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Featured Article - Seasonal Affective Disorder

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Seasonal Affective Disorder


While it may be just a temporary case of “winter blues” for most people, for others the long cold days of winter can be a serious psychological problem.

It’s called Seasonal Affective Disorder – and never has an acronym been more apropos: SAD.

According to Dr. Joseph V. Pace, Chief of Psychiatry at the Alaska VA Medical Center, SAD is defined as “recurring depression with seasonal onset and remission.”

Two seasonal patterns of SAD have been described: the fall-onset SAD and the summer-onset SAD. The fall-onset type, also known as "winter depression," is most recognized. In this subtype, major depressive episodes begin in late fall to early winter and decrease during summer months.

Dr. Pace adds that some of the symptoms of SAD include increased appetite, weight gain, sleep loss, decreased energy and lack of motivation.

He notes that, “Usually, we do not see pure seasonal depression, but seasonal worsening of pre-existing depression. Also, low vitamin D levels are common in our Alaskan vets and can correlate with depression. We screen for that and treat it.”

One of the treatments he also recommends is aerobic exercise, “which can sometimes help.”

Photo of a person riding a bike in the winter.

The cause of SAD is not well understood. It is believed that the decreasing daylight available in fall and winter triggers a depressive episode in people predisposed to develop the disorder. However, no studies have established a causal relationship between decreasing daylight and the development of winter SAD.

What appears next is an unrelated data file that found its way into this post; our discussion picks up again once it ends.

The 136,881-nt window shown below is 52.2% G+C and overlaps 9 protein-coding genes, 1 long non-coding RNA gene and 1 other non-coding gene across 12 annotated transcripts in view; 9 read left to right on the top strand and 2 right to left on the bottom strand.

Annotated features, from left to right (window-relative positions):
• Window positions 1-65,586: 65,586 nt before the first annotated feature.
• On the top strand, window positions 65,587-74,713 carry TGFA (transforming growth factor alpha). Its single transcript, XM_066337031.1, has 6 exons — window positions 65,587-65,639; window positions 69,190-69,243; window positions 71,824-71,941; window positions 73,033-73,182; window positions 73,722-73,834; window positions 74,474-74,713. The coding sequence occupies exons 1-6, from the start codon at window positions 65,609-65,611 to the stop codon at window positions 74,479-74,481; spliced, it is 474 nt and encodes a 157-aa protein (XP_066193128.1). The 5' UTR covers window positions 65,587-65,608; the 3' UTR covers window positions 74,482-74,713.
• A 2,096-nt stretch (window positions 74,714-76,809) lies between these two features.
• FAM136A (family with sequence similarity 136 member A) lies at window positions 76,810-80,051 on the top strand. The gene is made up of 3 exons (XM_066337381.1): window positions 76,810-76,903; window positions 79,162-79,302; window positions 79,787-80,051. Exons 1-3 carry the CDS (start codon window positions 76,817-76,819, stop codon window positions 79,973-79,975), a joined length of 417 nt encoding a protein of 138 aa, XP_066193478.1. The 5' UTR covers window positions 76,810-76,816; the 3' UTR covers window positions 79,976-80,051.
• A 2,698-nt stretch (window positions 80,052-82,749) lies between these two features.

One of the most effective remedies for dealing with the condition is light therapy. Light therapy has proven effective in a limited number of small, placebo-controlled studies.

The usual dose is 10,000 lux (the intensity of light that hits or passes through a surface) beginning with one 10-to-15 minute session per day, usually in the morning, gradually increasing to 30-to-45 minutes per day, depending upon response.

It may take four-to-six weeks to see a response, although some patients improve within days. Therapy is continued until sufficient daily light exposure is available through other sources, typically from springtime sun.

Light therapy is considered first-line therapy in patients who are not severely suicidal, have medical reasons to avoid antidepressant drugs, have a history of a positive response to light therapy, or if the patient specifically requests it.

Photo of Dr. Joe Pace. Dr. Pace standing in front of the Anchorage VA outpatient clinic.

Medication is also an option in some cases. Drugs may be a better option in patients with significant functional impairment or who are at high suicide risk, for patients with a history of moderate to severe recurrent depression and for patients who have had a prior positive response to antidepressants or mood stabilizers or who have failed other therapies.

Dr. Pace recommends that any Veterans experiencing unusual depression during the winter months should see their VA doctor as soon as possible.

By Hans Petersen, VA Staff Writer

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